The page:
Back in the days when the county was country and a young child's activities rarely went beyond his or her own backyard, a private kindergarten -- the Ellicott City Kindercraft, Inc. -- was created.
Since the public school system had no program for 5-year-olds, members of the Women's Civic Club of Ellicott City took matters into their own hands and started the non-profit program.
The kindergarten, now called The Howard County Pre-School Inc., will celebrate its 35th anniversary Wednesday at Rockland United Methodist Church, which currently houses the preschool. Teachers, families and former students, some of whom have sent their own children to the school, will reunite this week.
The school, whose enrollment is 96 students, now has eight people on the staff: four teachers and four teachers' aides.
There was just one teacher when the kindergarten opened in St. John's Lane Elementary School in 1955. For $12 a month, parents could send their children to the kindergarten for 2 hours a day, five days a week. That first teacher, Marlene Kelley Langdon, was paid an annual salary of $1,125.
Ellicott City resident Linda Eklof, now 85, was hired as a teacher the following year. She is still a member of the Howard County Women's Club.
"We had a lot of fun," she said. And a lot of moving -- the kindergarten, she recalls, moved several times during the seven years she taught there.
"The Ellicott City Middle School had the nicest principal," she said. "A turkey farm was next to the school and the owner, Morris Smith, would invite us over to wander around. Howard High was another good place. There were loudspeakers in every room, and every morning the principal's voice would boom through the speakers saying, 'Have you done any singing this morning?' And every morning the children's faces would be turned up toward the box, waiting to hear his voice."
After successive moves in the Ellicott City area -- to the Ellicott City Junior High School, Howard High School, Rockland Elementary School, Mount Hebron Church and Mount Hebron High School -- the preschool found its current home in 1967.
"It's not unusual for families to come back to visit and for former students, now in college, to drop in to say hello," said Nancy Stanley, 39, administrative director of the school.
Two of Stanley's three children -- Colleen, 10, and Ryan, 7 -- attended the preschool. In fact, all eight members of the teaching staff have had one or more of their own children enrolled in the program.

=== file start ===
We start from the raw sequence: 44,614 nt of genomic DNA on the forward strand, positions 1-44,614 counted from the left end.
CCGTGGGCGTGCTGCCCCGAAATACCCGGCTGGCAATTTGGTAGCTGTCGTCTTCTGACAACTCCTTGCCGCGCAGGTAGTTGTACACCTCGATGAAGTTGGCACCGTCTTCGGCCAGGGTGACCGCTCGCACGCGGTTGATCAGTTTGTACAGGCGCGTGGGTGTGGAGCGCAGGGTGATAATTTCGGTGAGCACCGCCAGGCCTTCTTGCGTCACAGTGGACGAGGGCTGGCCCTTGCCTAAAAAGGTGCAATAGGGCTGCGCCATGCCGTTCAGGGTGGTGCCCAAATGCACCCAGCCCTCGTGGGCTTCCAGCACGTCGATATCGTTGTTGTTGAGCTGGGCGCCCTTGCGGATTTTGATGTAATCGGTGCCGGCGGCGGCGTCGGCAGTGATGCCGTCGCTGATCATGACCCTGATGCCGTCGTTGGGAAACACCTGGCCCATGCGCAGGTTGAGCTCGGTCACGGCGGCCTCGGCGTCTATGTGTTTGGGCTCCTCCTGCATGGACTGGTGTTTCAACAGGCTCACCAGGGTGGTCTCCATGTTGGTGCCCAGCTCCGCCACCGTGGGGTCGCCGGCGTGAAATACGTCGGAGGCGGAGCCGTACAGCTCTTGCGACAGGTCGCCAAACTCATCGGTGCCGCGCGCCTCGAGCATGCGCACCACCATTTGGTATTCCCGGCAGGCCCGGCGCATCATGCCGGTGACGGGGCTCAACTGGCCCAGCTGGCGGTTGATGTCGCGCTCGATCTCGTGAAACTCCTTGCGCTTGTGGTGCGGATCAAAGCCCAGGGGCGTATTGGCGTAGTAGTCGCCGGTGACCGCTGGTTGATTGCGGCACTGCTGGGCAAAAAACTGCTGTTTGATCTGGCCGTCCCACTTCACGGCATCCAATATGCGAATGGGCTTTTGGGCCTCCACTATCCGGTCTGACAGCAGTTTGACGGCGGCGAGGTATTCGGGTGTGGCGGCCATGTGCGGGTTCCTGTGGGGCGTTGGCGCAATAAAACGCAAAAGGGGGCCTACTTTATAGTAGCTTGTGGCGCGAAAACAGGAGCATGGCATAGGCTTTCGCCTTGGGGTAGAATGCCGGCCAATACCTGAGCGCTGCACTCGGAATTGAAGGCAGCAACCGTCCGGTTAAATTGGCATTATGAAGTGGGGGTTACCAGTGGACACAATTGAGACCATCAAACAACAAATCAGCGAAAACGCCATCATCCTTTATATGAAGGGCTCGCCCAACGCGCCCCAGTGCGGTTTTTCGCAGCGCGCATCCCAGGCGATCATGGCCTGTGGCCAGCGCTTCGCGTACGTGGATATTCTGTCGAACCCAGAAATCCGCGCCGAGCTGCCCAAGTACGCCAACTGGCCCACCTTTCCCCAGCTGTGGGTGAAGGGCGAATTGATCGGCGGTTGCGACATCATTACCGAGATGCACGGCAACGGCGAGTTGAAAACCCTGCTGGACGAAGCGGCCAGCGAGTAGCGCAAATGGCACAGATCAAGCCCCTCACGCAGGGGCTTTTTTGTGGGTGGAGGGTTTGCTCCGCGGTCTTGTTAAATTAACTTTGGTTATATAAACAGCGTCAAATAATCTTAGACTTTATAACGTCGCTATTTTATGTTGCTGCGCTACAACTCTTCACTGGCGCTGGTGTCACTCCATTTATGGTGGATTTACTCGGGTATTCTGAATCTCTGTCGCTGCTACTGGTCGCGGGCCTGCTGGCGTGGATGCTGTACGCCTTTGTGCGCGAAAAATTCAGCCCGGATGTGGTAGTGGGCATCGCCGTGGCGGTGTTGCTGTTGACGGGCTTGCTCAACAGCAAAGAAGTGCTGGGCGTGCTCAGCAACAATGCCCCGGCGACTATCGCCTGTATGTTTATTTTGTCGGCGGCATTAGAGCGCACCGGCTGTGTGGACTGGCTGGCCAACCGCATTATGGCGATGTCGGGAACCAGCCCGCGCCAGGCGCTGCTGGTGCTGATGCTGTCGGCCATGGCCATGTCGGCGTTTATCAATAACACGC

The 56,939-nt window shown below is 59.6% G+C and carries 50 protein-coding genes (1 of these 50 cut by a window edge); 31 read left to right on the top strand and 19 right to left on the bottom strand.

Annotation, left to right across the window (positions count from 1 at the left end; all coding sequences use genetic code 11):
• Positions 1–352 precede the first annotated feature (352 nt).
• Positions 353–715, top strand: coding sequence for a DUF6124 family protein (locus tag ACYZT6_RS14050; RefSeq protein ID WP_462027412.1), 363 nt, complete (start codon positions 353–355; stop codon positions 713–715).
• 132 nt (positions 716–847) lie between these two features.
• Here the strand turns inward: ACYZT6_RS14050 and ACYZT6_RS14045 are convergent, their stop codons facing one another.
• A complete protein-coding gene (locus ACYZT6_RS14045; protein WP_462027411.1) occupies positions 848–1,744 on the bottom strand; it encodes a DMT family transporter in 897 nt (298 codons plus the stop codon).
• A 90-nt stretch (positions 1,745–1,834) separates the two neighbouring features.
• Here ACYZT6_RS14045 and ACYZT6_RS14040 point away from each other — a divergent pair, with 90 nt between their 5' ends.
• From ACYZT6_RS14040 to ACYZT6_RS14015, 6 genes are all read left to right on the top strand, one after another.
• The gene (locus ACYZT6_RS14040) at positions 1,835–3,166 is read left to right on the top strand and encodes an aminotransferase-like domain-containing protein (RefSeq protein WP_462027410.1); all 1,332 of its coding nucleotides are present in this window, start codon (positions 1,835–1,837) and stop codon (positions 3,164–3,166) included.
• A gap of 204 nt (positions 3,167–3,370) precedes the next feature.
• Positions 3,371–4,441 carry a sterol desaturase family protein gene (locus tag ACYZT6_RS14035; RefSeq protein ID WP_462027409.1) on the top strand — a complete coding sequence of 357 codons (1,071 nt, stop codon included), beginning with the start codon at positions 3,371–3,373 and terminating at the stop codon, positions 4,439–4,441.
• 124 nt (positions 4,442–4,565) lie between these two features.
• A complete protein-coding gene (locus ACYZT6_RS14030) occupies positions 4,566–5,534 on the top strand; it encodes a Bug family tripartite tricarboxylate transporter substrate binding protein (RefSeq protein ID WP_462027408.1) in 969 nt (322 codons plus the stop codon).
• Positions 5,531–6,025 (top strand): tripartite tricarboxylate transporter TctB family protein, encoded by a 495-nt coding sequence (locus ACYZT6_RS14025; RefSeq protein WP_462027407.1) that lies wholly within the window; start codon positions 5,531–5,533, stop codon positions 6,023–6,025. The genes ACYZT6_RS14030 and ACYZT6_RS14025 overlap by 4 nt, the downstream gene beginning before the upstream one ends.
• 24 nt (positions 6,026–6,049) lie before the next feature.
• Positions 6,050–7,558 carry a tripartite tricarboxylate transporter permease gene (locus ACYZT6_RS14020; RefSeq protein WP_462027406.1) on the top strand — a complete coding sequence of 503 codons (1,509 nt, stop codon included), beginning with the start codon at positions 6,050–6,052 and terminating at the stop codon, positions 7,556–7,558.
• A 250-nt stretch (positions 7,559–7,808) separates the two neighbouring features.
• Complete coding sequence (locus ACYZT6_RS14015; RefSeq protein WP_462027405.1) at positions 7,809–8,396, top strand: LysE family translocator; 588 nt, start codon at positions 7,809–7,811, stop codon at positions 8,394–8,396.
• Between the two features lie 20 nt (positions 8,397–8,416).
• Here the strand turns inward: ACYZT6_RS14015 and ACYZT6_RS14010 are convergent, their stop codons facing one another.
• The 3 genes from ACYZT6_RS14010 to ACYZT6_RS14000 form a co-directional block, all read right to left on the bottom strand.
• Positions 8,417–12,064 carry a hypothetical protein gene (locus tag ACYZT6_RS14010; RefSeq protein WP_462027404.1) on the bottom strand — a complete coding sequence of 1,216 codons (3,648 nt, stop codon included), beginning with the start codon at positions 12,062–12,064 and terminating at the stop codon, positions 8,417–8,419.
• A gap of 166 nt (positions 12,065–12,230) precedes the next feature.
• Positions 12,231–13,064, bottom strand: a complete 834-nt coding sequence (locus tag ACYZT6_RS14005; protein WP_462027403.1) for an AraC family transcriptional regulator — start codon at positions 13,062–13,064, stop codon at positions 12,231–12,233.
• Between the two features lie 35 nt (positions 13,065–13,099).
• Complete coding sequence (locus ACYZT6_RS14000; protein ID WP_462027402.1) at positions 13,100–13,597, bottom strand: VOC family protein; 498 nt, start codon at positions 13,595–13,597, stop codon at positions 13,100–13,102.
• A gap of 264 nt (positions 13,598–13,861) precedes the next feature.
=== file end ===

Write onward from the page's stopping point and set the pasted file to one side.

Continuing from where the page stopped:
"Teaching in a small, non-profit organization will never gain us wealth, but we all love children," said Stanley.
The same enthusiasm motivated another teacher, Christine Kaisler, the mother of six grown children. The youngest, Amy Louise, attended the school in 1967, the year the county's public kindergarten was initiated.
Having moved from Baltimore County, where her other children attended school, Kaisler did not enroll her daughter in the county program because "it was an experimental year."
In the meantime, Ellicott City Kindercraft Inc. had changed its name to Ellicott City Kindergarten Inc. In 1968, to meet the needs of a changing community, the private kindergarten became a preschool, changing its name to Howard County Pre-School Inc.
Kaisler began her career at the preschool when her child entered first grade. After 23 years of teaching, there's no sign of burnout -- only lots of enthusiasm about the children's projects.
"I really enjoy the association with the children and seeing them develop those readiness skills, like when they can't handle scissors in the beginning and then become adept. When that happens, their faces beam," Kaisler said.
In a sunny room smelling like paste and pumpkin pie -- on this day, the students made pumpkin muffins -- the walls are lined with rockets and tugboats that have been made from construction paper. Some of the rockets have been glued onto yellow paper; others have a gray background.
"We gave them the choice of whether the rocket was launched during a sunny or cloudy day. The children chose the colors they wanted to use for the various parts of the tugboat, like the stack or hull," said Kaisler, explaining how she incorporates developmental skills into crafts.
"I like what I do. Teaching is an outlet for my creativity. It's rewarding to see the progress that the children make within a week's time.
And it's really rewarding to find that the children I had in my class have become successful adults," Kaisler said.
"The basis for most of our learning comes between the ages of 4 and 5 and all of our future knowledge is built on that foundation. It's an important period in everyone's life," Kaisler said.
"I enjoy running into former students at the food store, the circus, the post office. Parents always seem to remember the teachers. The children remember, too, when they see us periodically in the neighborhood," Kaisler said.
As a veteran teacher at the preschool, Kaisler has seen a few changes.